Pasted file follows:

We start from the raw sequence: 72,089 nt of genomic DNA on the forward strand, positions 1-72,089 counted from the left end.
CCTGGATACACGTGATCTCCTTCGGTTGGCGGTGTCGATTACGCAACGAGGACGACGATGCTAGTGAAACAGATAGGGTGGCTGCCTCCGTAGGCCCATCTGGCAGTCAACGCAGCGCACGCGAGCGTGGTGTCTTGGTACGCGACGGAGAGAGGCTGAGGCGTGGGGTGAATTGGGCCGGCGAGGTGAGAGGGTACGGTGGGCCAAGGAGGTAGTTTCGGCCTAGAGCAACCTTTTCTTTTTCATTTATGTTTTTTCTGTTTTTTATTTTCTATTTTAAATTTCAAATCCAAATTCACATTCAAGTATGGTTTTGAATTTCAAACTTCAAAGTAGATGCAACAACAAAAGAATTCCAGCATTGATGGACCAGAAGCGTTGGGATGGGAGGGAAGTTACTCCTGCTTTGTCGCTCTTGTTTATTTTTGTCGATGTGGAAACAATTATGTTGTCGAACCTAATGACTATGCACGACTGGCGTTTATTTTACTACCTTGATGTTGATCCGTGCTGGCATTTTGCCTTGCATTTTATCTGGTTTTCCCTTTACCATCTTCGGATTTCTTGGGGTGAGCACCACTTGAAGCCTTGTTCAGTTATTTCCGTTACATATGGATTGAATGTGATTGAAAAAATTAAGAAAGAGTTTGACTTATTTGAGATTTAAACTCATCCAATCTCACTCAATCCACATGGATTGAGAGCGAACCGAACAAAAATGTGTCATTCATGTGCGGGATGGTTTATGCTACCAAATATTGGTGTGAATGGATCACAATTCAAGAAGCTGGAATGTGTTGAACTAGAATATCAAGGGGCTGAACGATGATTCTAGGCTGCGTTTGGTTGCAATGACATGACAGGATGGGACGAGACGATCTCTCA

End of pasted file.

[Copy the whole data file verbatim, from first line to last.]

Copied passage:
We start from the raw sequence: 72,089 nt of genomic DNA on the forward strand, positions 1-72,089 counted from the left end.
CCTGGATACACGTGATCTCCTTCGGTTGGCGGTGTCGATTACGCAACGAGGACGACGATGCTAGTGAAACAGATAGGGTGGCTGCCTCCGTAGGCCCATCTGGCAGTCAACGCAGCGCACGCGAGCGTGGTGTCTTGGTACGCGACGGAGAGAGGCTGAGGCGTGGGGTGAATTGGGCCGGCGAGGTGAGAGGGTACGGTGGGCCAAGGAGGTAGTTTCGGCCTAGAGCAACCTTTTCTTTTTCATTTATGTTTTTTCTGTTTTTTATTTTCTATTTTAAATTTCAAATCCAAATTCACATTCAAGTATGGTTTTGAATTTCAAACTTCAAAGTAGATGCAACAACAAAAGAATTCCAGCATTGATGGACCAGAAGCGTTGGGATGGGAGGGAAGTTACTCCTGCTTTGTCGCTCTTGTTTATTTTTGTCGATGTGGAAACAATTATGTTGTCGAACCTAATGACTATGCACGACTGGCGTTTATTTTACTACCTTGATGTTGATCCGTGCTGGCATTTTGCCTTGCATTTTATCTGGTTTTCCCTTTACCATCTTCGGATTTCTTGGGGTGAGCACCACTTGAAGCCTTGTTCAGTTATTTCCGTTACATATGGATTGAATGTGATTGAAAAAATTAAGAAAGAGTTTGACTTATTTGAGATTTAAACTCATCCAATCTCACTCAATCCACATGGATTGAGAGCGAACCGAACAAAAATGTGTCATTCATGTGCGGGATGGTTTATGCTACCAAATATTGGTGTGAATGGATCACAATTCAAGAAGCTGGAATGTGTTGAACTAGAATATCAAGGGGCTGAACGATGATTCTAGGCTGCGTTTGGTTGCAATGACATGACAGGATGGGACGAGACGATCTCTCA